|© Jerimiah B. Brown|
by Sally Mitani
It was a snowy December afternoon at Vicki’s Wash & Wear Haircuts. Vicki Honeyman was cutting hair at the barber chair in the middle of her Heavenly Metal boutique while David Menefee, a white-bearded local stonemason and troubadour, modeled what he called his Father Christmas outfit, which he’d cobbled together from a druidic-looking robe, staff, and lantern. “So do you think someone would hire me to just kind of walk around like this—and, you know, play a few tunes?” he asked Honeyman and her client in the chair. “I haven’t made any money all year,” he complained.
Menefee then tuned up his guitar and was serenading Honeyman with “Chestnuts Roasting on an Open Fire” when William Bolcom and Joan Morris walked through the door for their haircuts. While the Pulitzer Prize–winning composer settled himself in the barber chair, mezzo-soprano Morris and Menefee quickly found common ground. First they crooned out Irving Berlin’s “Always.” Then she asked him whether he knew Hank Williams’s “I’m So Lonesome I Could Cry.” She sang, he played, the room stood still. Menefee said, approvingly, “Hey, Joan, I didn’t know you liked this hillbilly music.” “It’s a beautiful song,” replied Morris gravely.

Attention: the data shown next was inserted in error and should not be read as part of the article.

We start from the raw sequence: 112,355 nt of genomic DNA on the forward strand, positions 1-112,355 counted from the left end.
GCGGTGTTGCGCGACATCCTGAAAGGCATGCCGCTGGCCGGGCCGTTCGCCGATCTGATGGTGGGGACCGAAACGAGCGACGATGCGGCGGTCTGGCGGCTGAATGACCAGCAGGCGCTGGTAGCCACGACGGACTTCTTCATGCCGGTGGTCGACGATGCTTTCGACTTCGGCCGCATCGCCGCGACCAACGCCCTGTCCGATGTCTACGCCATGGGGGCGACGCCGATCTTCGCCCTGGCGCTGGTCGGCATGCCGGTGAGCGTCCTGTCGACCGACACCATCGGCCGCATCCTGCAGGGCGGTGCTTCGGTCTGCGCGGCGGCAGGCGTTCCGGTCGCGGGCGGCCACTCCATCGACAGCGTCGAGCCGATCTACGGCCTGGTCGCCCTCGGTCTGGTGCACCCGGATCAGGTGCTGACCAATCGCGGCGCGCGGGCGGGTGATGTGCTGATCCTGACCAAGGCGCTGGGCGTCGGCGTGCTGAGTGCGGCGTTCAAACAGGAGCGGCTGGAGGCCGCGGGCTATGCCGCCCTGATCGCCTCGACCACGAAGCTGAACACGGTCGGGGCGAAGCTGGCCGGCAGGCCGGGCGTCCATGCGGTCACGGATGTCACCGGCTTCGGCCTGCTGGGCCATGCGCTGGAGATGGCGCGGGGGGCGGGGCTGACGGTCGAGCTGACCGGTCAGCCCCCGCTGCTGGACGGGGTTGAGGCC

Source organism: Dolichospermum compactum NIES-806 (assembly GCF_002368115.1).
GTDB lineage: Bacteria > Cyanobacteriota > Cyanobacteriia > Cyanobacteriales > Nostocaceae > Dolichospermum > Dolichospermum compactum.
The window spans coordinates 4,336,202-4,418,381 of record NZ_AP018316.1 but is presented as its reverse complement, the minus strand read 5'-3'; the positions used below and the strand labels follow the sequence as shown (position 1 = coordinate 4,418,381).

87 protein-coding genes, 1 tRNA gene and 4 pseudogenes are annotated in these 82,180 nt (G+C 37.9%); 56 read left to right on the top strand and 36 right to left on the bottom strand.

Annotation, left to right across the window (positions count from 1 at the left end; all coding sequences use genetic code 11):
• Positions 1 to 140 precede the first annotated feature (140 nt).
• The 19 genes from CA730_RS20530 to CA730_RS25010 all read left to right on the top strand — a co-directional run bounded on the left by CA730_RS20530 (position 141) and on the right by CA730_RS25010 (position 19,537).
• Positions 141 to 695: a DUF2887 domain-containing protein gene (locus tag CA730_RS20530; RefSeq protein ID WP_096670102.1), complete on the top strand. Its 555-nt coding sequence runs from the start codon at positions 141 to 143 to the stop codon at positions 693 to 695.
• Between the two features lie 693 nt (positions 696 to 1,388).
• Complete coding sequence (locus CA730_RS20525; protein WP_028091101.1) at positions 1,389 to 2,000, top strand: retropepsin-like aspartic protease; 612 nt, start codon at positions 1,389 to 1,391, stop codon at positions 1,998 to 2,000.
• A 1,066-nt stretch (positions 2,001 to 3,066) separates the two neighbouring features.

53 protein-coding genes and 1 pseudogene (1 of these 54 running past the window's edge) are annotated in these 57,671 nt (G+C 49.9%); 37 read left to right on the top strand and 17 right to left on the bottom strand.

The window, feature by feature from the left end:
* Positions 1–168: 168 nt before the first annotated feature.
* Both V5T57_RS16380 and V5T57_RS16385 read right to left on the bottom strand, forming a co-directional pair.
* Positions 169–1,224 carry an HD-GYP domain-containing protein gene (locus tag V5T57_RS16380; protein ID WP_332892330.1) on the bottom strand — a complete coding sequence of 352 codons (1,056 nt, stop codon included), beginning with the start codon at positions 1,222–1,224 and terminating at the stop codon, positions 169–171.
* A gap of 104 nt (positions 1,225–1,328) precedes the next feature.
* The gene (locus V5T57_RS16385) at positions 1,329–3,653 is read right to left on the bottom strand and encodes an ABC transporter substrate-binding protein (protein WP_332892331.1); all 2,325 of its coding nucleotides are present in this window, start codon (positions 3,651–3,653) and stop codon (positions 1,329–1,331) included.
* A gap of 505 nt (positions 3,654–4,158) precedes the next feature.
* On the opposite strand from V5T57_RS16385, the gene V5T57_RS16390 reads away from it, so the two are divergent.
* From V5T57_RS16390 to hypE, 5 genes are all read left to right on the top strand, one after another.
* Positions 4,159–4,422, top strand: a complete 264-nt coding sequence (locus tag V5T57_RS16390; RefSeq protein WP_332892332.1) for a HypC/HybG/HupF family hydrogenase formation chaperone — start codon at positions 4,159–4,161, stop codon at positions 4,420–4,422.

[Originally published in January, 2009.]
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